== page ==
The World Health Organisation’s Director General, Tedros Ghebreyesus, has renewed the appointment of Michael Bloomberg as WHO Global Ambassador for Noncommunicable diseases (NCDs) and injuries.
The renewal of his appointment as the MEDs Ambassador was done in New York, as world leaders meet at the United Nations.
The leaders have been meeting since Monday as part of the 73rd UN General Assembly meeting to discuss global peace, the sustainable development goals, universal health coverage, ending non-communicable diseases with emphasis on Tuberculosis and climate change, among others.
Mr Bloomberg’s reappointment came as a result of world leaders agreeing to step up efforts to better address NCDs, the world’s biggest killers.
NCDs have become a global cause for concern because they kill 41 million people each year. This is equivalent to 71 percent of all deaths globally.
NCDs kill a lot of young people prematurely, making it one of the highest killers of youth globally.
According to WHO, each year, 15 million people between ages 30 and 69 die from NCDs. Unfortunately, over 85 percent of the premature deaths occur in low and middle-income countries such as Nigeria.
Four NCDs account for most of the people’s premature death. Cardiovascular diseases top the list, accounting for most NCD deaths, killing about 17.9 million people annually, This is followed by cancers (9.0 million), respiratory diseases (3.9million), and diabetes (1.6 million).
These four groups of diseases account for over 80 percent of all premature NCD deaths.
Unfortunately, tobacco use, physical inactivity, the harmful use of alcohol and unhealthy diets all increase the risk of dying from an NCD.
Mr Ghebreyesus said he was delighted that Mr Bloomberg has agreed to continue in his role as WHO Global Ambassador.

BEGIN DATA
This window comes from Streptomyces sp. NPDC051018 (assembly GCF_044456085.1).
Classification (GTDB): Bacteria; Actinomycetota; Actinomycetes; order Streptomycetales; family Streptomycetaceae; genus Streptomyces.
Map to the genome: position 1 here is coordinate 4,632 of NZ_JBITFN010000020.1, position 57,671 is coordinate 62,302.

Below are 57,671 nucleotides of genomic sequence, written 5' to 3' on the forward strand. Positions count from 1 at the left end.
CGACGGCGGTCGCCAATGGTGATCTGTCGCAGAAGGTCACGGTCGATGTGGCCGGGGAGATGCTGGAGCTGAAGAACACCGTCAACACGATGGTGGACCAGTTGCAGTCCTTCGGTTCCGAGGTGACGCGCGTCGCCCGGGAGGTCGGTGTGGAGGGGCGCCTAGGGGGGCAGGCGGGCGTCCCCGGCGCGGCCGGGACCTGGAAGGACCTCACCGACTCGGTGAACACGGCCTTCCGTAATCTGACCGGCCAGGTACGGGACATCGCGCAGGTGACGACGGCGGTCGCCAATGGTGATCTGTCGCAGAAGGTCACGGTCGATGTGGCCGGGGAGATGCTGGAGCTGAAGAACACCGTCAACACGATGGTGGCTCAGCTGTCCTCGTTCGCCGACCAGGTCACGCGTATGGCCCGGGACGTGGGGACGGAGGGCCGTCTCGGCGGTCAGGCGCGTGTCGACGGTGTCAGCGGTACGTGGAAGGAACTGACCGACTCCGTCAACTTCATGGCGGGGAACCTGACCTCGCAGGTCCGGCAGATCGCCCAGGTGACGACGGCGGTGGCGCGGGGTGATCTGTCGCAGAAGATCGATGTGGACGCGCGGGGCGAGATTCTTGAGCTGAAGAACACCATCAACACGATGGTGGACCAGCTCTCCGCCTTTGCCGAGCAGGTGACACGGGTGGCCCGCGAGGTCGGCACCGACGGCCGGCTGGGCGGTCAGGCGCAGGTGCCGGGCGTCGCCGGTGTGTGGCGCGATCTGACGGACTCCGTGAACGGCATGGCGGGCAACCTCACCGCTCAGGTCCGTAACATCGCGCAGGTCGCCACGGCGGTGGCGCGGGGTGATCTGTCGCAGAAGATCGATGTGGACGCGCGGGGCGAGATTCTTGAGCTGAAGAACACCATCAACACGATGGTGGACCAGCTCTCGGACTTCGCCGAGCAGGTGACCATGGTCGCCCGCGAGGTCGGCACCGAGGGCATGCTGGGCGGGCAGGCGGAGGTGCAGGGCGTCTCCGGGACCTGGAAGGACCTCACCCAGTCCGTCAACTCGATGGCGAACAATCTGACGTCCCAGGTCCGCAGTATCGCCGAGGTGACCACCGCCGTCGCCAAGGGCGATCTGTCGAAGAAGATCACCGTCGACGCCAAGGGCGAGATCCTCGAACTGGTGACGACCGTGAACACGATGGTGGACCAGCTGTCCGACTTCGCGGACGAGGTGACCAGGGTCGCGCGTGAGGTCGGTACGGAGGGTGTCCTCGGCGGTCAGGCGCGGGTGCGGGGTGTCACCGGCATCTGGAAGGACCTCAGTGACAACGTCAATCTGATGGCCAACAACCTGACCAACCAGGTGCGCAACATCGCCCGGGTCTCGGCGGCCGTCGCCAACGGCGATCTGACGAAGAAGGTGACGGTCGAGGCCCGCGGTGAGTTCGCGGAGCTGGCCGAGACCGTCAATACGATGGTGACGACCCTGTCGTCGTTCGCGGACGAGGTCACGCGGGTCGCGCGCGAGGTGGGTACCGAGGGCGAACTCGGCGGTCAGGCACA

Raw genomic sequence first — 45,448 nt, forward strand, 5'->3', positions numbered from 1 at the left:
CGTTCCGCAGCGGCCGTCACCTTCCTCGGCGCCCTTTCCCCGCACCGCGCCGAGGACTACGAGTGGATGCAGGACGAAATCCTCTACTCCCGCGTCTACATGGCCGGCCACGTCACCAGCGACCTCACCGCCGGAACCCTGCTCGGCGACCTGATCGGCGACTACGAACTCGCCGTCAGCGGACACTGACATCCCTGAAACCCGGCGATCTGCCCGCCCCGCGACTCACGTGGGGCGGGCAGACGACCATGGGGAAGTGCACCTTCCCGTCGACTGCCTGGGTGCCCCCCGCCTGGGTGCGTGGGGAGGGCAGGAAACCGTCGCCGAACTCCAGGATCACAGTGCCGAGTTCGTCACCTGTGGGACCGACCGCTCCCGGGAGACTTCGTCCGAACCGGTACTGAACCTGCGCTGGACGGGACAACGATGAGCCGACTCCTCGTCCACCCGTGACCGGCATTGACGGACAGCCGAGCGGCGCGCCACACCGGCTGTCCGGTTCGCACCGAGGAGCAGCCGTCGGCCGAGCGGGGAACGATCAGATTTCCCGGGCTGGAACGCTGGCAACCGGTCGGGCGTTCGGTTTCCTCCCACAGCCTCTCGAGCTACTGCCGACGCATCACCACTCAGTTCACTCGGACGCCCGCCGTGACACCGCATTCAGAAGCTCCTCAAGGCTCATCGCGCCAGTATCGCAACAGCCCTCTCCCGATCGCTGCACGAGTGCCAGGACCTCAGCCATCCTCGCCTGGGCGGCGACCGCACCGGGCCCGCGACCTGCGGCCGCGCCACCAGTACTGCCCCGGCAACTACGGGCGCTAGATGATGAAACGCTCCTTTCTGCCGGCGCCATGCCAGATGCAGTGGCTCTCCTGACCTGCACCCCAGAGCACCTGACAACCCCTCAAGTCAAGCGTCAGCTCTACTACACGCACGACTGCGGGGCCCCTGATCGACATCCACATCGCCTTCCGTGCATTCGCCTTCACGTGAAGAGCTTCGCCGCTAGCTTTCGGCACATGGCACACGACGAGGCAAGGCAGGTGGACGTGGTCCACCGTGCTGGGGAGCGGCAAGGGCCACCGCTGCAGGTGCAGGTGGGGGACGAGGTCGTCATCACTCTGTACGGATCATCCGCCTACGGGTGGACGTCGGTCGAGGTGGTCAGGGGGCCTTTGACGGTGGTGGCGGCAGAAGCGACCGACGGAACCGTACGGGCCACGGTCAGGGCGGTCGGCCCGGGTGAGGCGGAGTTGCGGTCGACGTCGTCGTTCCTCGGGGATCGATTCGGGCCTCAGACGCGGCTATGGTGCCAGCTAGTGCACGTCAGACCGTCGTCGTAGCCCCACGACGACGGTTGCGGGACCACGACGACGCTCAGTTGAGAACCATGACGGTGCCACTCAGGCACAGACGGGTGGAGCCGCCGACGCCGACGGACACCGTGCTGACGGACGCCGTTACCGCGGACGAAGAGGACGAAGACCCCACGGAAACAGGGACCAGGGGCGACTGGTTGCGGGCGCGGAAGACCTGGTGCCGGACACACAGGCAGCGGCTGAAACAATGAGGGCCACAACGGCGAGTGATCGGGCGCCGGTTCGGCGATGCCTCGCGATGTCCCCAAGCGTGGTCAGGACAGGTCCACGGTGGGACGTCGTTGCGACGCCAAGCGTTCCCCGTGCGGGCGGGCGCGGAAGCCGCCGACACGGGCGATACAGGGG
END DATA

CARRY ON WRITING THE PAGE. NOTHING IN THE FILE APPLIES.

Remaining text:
“He has had tremendous impact in that role over the past two years. I want to particularly thank him for launching the Partnership for Healthy Cities – so far 50 cities have signed up to the network, committing to protecting their populations from NCDs.”
During his second term as Global Ambassador, Mr Bloomberg will continue to support global, national, and local efforts to protect people from NCDs and injuries.
Mr Bloomberg said many of the work streams from the first appointment will continue, including building the Partnership for Healthy Cities and promoting investment in NCD and injury prevention.
He said noncommunicable diseases are an urgent problem affecting more and more people, but we have the power to change that.
“Cities and countries are starting to make encouraging progress, and the faster we act, the more lives will be saved. I’m looking forward to working with Dr Tedros and the WHO for another two years.”
The position of WHO Global Ambassador is for a period of two years and is on a purely honourary basis. It does not carry any right to remuneration or compensation for expenses.
Mr. Bloomberg served as the 108th Mayor of the City of New York, from 2002 to 2013.
He began his career in 1966 at Salomon Brothers and launched the financial news and information company Bloomberg LP in 1981.
He launched his foundation, Bloomberg Philanthropies, in 2006. Saving lives from the deadly effects of tobacco use was one of the first priorities. Bloomberg Philanthropies has committed nearly $1 billion since 2007 to combat tobacco use worldwide.
Most recently at the 17th World Conference on Tobacco or Health in March 2018, Bloomberg Philanthropies announced the global tobacco industry watchdog STOP – Stopping Tobacco Organisations and Products – which will aggressively monitor deceptive practices to undermine public health.
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